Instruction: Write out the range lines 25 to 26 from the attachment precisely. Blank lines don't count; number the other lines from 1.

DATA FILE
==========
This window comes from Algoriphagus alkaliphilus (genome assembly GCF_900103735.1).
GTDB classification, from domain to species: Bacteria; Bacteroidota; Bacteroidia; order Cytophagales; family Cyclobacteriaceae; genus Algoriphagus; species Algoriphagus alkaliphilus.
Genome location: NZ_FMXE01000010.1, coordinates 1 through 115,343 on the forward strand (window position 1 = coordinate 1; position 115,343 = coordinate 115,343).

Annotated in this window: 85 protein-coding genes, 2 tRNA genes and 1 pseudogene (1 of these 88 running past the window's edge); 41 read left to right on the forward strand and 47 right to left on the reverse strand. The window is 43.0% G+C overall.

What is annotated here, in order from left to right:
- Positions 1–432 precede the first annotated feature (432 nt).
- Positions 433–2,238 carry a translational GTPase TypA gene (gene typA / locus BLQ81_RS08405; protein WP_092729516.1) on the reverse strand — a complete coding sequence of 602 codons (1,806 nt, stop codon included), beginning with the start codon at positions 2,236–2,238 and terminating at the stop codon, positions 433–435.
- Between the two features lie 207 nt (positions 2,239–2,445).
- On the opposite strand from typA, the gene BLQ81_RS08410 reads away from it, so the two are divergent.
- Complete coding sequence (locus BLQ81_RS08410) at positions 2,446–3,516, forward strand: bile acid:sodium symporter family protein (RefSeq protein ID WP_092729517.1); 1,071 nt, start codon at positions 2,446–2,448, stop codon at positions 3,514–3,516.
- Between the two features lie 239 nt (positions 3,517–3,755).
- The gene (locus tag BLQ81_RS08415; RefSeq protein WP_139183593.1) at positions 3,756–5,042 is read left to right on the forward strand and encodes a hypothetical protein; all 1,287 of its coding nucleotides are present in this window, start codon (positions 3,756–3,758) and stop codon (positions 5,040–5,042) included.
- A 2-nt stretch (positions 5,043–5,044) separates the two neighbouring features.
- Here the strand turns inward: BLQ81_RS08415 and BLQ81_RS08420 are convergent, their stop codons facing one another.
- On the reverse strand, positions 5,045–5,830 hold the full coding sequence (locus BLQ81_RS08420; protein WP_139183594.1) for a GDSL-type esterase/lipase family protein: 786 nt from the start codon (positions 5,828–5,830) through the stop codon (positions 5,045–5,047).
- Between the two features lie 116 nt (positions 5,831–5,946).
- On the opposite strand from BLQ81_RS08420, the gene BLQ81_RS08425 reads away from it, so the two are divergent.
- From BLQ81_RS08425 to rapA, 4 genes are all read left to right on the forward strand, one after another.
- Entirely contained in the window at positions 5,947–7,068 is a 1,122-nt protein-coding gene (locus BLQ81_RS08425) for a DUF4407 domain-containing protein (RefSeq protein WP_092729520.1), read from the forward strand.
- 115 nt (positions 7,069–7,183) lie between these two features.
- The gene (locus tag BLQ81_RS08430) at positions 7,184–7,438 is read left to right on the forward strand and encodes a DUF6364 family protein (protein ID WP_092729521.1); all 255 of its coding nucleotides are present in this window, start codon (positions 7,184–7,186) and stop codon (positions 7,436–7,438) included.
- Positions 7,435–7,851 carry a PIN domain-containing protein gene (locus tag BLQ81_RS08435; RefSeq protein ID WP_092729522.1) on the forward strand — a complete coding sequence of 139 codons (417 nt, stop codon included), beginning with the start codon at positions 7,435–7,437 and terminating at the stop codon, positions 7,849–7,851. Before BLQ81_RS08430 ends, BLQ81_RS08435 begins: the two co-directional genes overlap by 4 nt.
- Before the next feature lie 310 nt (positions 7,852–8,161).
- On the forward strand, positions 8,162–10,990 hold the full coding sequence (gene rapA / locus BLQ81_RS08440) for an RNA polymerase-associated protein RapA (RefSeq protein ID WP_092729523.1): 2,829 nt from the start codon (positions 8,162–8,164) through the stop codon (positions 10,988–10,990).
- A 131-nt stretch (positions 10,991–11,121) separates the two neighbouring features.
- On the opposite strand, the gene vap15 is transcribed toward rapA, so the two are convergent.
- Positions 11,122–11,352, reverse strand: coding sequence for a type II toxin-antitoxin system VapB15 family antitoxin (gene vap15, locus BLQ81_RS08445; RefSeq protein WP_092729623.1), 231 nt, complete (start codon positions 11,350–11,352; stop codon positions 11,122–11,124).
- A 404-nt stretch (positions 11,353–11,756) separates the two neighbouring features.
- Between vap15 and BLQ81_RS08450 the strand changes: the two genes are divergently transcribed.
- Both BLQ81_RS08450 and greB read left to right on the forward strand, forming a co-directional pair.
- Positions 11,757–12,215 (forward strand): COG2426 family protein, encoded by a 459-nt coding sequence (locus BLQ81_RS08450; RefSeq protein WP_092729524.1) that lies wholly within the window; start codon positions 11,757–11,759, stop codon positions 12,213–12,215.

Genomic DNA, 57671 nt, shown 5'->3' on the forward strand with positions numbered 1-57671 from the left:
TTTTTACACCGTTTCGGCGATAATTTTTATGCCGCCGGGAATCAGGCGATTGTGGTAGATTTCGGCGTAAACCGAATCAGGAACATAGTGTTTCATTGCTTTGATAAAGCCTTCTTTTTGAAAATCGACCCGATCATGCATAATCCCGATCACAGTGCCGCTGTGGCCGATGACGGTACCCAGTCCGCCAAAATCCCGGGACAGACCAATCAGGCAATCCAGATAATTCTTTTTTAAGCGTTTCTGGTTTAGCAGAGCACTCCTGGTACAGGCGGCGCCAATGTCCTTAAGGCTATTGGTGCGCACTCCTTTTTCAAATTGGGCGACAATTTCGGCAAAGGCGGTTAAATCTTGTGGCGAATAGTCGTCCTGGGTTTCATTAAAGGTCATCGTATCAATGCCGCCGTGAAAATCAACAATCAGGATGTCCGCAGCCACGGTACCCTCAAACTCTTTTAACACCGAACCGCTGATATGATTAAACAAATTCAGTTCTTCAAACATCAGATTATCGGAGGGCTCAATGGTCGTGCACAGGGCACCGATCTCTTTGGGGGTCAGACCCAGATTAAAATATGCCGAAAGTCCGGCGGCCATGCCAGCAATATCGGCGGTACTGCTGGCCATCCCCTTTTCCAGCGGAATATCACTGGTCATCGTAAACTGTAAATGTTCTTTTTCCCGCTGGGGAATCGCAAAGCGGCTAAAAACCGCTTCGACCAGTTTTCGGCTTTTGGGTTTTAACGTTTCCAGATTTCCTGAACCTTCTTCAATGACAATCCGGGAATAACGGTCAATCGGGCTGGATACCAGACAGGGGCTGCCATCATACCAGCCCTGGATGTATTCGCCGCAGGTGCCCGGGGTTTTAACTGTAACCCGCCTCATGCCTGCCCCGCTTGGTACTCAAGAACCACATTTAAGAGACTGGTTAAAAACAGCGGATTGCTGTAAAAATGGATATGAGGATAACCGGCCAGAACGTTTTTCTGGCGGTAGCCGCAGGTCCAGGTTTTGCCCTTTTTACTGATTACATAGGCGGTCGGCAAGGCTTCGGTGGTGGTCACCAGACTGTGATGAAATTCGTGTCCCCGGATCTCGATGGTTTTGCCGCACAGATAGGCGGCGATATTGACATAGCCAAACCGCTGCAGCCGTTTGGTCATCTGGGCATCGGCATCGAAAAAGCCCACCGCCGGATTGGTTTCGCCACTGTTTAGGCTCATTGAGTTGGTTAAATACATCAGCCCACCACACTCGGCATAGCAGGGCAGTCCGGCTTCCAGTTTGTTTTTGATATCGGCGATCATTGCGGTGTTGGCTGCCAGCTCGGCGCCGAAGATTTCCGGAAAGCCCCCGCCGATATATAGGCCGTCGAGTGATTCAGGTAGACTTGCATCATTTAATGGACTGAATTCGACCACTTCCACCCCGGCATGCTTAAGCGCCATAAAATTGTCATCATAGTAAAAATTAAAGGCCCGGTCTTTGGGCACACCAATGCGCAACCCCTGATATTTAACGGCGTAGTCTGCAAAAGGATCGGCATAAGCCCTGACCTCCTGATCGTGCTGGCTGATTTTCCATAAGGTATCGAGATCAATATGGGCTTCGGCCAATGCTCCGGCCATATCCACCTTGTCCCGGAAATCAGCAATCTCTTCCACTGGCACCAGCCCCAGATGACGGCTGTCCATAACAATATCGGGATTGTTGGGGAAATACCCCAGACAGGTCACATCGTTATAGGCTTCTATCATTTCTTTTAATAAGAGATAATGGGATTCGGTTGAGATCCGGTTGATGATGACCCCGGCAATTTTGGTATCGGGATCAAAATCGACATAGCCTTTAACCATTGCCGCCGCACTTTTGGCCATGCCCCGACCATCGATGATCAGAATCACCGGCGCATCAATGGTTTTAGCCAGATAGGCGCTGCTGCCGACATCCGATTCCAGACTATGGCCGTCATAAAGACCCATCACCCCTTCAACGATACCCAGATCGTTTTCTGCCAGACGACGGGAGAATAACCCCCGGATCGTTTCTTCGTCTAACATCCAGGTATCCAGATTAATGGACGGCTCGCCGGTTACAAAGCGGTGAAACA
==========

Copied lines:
- A 131-nt stretch (positions 10,991–11,121) separates the two neighbouring features.
- On the opposite strand, the gene vap15 is transcribed toward rapA, so the two are convergent.